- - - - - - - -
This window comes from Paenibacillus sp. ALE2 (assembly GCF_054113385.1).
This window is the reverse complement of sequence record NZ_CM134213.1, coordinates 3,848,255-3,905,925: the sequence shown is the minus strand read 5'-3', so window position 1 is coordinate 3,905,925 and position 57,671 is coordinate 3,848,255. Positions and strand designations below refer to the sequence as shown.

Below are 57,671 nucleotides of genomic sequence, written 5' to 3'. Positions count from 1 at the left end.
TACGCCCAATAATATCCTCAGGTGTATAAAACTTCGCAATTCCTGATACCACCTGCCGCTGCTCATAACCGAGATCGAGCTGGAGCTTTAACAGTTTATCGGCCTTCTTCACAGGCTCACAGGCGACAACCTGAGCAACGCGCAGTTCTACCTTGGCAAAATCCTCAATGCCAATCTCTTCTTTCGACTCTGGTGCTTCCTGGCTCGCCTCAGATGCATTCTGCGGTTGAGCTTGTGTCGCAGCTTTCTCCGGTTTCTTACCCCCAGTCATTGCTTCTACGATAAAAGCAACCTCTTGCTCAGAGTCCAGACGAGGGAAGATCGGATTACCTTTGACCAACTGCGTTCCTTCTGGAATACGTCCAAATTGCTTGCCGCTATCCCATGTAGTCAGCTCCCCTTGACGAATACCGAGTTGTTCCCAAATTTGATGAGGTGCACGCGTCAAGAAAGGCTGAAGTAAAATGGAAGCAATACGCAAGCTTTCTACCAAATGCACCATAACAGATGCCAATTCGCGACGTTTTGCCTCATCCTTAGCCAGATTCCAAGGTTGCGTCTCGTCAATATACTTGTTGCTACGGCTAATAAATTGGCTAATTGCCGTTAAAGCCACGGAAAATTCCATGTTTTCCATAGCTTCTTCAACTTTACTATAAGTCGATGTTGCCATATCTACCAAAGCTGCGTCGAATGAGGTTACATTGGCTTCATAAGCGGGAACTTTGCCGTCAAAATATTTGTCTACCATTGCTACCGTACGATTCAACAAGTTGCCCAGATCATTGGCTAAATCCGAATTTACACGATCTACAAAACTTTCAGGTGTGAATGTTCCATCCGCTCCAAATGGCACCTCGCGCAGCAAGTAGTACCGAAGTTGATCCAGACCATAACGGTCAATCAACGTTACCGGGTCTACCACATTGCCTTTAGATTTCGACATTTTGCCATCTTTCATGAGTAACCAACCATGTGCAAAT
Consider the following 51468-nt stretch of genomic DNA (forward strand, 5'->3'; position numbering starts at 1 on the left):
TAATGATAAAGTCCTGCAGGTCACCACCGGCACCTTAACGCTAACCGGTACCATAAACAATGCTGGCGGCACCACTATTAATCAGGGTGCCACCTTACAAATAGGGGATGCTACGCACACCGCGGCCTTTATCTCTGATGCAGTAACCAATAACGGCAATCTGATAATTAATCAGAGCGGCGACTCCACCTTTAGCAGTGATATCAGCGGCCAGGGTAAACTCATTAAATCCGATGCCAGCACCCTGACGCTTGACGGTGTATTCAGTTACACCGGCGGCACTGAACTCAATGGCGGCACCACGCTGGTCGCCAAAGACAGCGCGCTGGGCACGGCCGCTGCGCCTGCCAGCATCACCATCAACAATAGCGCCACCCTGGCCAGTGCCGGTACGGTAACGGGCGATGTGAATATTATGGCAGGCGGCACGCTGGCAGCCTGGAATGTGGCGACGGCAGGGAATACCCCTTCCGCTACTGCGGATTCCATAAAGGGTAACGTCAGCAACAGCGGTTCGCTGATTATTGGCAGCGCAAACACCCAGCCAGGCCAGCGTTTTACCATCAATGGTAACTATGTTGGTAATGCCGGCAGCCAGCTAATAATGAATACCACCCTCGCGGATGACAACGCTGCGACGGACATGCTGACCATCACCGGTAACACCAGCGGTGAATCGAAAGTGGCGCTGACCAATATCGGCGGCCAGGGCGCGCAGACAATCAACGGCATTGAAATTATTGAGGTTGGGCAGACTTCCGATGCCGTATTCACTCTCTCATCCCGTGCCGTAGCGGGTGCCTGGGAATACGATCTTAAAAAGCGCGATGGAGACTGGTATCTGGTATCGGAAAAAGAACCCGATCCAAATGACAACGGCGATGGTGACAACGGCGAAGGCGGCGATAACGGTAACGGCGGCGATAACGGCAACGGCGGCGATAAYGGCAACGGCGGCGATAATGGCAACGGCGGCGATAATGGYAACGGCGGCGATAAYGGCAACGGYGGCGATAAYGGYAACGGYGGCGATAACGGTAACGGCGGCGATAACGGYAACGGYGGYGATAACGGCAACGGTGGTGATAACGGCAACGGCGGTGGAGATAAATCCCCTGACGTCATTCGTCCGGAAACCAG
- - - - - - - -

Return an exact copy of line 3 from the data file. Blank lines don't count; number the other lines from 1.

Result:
Below are 57,671 nucleotides of genomic sequence, written 5' to 3'. Positions count from 1 at the left end.